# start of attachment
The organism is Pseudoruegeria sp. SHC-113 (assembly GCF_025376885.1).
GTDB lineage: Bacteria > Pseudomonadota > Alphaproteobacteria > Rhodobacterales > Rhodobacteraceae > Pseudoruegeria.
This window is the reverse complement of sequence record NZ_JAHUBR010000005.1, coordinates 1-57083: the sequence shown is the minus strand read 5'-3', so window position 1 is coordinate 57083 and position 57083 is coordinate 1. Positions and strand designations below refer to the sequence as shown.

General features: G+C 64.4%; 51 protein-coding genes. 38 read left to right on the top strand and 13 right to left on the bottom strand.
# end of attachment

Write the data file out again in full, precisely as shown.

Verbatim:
The organism is Pseudoruegeria sp. SHC-113 (assembly GCF_025376885.1).
GTDB lineage: Bacteria > Pseudomonadota > Alphaproteobacteria > Rhodobacterales > Rhodobacteraceae > Pseudoruegeria.
This window is the reverse complement of sequence record NZ_JAHUBR010000005.1, coordinates 1-57083: the sequence shown is the minus strand read 5'-3', so window position 1 is coordinate 57083 and position 57083 is coordinate 1. Positions and strand designations below refer to the sequence as shown.

General features: G+C 64.4%; 51 protein-coding genes. 38 read left to right on the top strand and 13 right to left on the bottom strand.